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Contents:
  1. Development of the Child’s Brain and Behavior
  2. The Influence of Emotional Deprivation on Growth and Behaviour | SpringerLink
  3. Diagnosis or Overdiagnosis? ADHD, Autistic Disorder, and Asperger’s Disorder
  4. Explanations of Abnormality

Vandenberg, S. Bayley, N. Reppucci, C. Unpublished doctoral dissertation. Harvard University Garai, J. Child Devel. CrossRef Google Scholar.

Development of the Child’s Brain and Behavior

Horowitz, F. Department of Human Development, University of Kansas Lewis, M. Oetzel, R. In: The development of sex differences , Macco-by, E. Kagan, J. Cameron, J. Science , Watson, J.

Hull, E. Although these drugs mimic the brain's own chemicals, they don't activate neurons in the same way as a natural neurotransmitter, and they lead to abnormal messages being sent through the network. Other drugs, such as amphetamine or cocaine, can cause the neurons to release abnormally large amounts of natural neurotransmitters or prevent the normal recycling of these brain chemicals by interfering with transporters.

This too amplifies or disrupts the normal communication between neurons. Drugs can alter important brain areas that are necessary for life-sustaining functions and can drive the compulsive drug use that marks addiction.

The Influence of Emotional Deprivation on Growth and Behaviour | SpringerLink

Brain areas affected by drug use include:. Some drugs like opioids also affect other parts of the brain, such as the brain stem, which controls basic functions critical to life, such as heart rate, breathing, and sleeping explaining why overdoses can cause depressed breathing and death. Pleasure or euphoria—the high from drugs—is still poorly understood, but probably involves surges of chemical signaling compounds including the body's natural opioids endorphins and other neurotransmitters in parts of the basal ganglia the reward circuit.

When some drugs are taken, they can cause surges of these neurotransmitters much greater than the smaller bursts naturally produced in association with healthy rewards like eating, music, creative pursuits, or social interaction. It was once thought that surges of the neurotransmitter dopamine produced by drugs directly caused the euphoria, but scientists now think dopamine has more to do with getting us to repeat pleasurable activities reinforcement than with producing pleasure directly.

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Our brains are wired to increase the odds that we will repeat pleasurable activities. The neurotransmitter dopamine is central to this. Whenever the reward circuit is activated by a healthy,. This dopamine signal causes changes in neural connectivity that make it easier to repeat the activity again and again without thinking about it, leading to the formation of habits.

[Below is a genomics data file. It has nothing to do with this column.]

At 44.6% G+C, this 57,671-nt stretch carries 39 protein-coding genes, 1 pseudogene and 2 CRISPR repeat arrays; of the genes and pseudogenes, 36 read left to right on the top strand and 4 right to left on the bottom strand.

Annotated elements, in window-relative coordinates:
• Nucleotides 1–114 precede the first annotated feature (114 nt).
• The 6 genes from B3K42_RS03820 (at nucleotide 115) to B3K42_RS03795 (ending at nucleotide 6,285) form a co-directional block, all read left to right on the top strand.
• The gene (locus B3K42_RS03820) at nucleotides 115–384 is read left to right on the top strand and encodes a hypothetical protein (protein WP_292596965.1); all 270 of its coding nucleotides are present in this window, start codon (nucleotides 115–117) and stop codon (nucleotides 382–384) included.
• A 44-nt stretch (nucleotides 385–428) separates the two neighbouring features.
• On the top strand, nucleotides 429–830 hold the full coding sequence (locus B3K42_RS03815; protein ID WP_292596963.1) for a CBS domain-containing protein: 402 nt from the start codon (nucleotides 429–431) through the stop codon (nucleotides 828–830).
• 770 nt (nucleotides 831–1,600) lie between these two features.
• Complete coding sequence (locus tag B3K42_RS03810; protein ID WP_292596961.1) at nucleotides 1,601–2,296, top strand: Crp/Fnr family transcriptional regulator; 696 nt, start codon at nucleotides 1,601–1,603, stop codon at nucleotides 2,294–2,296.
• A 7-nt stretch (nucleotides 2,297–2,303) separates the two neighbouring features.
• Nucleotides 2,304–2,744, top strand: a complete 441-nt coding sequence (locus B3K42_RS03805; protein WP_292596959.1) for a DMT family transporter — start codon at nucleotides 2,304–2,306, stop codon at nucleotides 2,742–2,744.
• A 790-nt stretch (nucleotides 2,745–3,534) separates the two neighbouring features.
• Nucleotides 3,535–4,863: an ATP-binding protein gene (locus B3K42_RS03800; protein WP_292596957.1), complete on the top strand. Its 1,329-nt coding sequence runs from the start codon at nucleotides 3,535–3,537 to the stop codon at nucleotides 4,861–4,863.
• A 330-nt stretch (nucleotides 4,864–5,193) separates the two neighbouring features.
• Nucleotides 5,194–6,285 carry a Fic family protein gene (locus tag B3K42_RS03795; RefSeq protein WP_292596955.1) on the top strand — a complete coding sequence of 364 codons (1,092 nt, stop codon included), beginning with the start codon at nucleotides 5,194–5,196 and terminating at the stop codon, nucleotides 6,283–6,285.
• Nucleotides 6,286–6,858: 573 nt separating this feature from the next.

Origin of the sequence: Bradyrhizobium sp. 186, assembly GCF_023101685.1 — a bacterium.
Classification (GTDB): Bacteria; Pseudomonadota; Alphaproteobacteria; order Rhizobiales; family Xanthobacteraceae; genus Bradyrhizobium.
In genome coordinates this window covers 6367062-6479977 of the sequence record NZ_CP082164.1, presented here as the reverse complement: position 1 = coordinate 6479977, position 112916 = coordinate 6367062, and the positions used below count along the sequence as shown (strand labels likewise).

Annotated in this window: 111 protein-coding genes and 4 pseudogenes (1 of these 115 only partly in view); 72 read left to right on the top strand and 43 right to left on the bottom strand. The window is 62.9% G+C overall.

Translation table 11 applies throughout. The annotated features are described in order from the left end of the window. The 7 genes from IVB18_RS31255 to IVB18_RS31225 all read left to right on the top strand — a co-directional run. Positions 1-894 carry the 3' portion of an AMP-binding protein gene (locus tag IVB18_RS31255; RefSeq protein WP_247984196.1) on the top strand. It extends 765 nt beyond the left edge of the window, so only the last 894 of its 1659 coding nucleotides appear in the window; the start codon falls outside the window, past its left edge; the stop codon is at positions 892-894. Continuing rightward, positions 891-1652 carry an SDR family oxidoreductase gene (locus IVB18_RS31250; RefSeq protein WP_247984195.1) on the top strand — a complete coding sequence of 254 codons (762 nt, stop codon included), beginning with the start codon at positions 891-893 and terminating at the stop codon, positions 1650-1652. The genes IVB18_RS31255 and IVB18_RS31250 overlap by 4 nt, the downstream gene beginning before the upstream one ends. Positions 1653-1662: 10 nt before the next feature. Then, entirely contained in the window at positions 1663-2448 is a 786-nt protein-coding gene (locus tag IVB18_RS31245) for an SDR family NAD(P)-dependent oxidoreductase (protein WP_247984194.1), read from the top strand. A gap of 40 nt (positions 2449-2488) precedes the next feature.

Just as drugs produce intense euphoria, they also produce much larger surges of dopamine, powerfully reinforcing the connection between consumption of the drug, the resulting pleasure, and all the external cues linked to the experience. For example, people who have been drug free for a decade can experience cravings when returning to an old neighborhood or house where they used drugs.

Like riding a bike, the brain remembers.

For the brain, the difference between normal rewards and drug rewards can be likened to the difference between someone whispering into your ear and someone shouting into a microphone. Just as we turn down the volume on a radio that is too loud, the brain of someone who misuses drugs adjusts by producing fewer neurotransmitters in the reward circuit, or by reducing the number of receptors that can receive signals. As a result, the person's ability to experience pleasure from naturally rewarding i. Now, the person needs to keep taking drugs to experience even a normal level of reward—which only makes the problem worse, like a vicious cycle.


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Also, the person will often need to take larger amounts of the drug to produce the familiar high—an effect known as tolerance. Long-term drug use impairs brain functioning. While these feelings are outside of awareness, they are still believed to influence conscious actions. Therapists who take this approach believe that by analyzing memories, behaviors, thoughts, and even dreams , people can uncover and deal with some of the feelings that have been leading to maladaptive behaviors and distress.

Diagnosis or Overdiagnosis? ADHD, Autistic Disorder, and Asperger’s Disorder

In behavioral therapy, the focus is on reinforcing positive behaviors and not reinforcing maladaptive behaviors. The behavioral approach targets only the behavior itself, not the underlying causes. When dealing with an abnormal behavior, a behavioral therapist might utilize strategies such as classical conditioning and operant conditioning to help eliminate unwanted behaviors and teach new behaviors.


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Medical treatments are often pharmacological in nature, although medication is often used in conjunction with some type of psychotherapy. Cognitive treatments typically focus on helping the individual change his or her thoughts or reactions. Some of the categories of psychological disorders include:.

Explanations of Abnormality

Substance use disorders Mood disorders, such as depression and bipolar disorder Anxiety disorders, such as social anxiety disorder, panic disorder, and generalized anxiety disorder Neurodevelopmental disorders, such as intellectual disability or autism spectrum disorder Neurocognitive disorders like delirium Personality disorders, such as borderline personality disorder, avoidant personality disorder, and obsessive-compulsive personality disorder.

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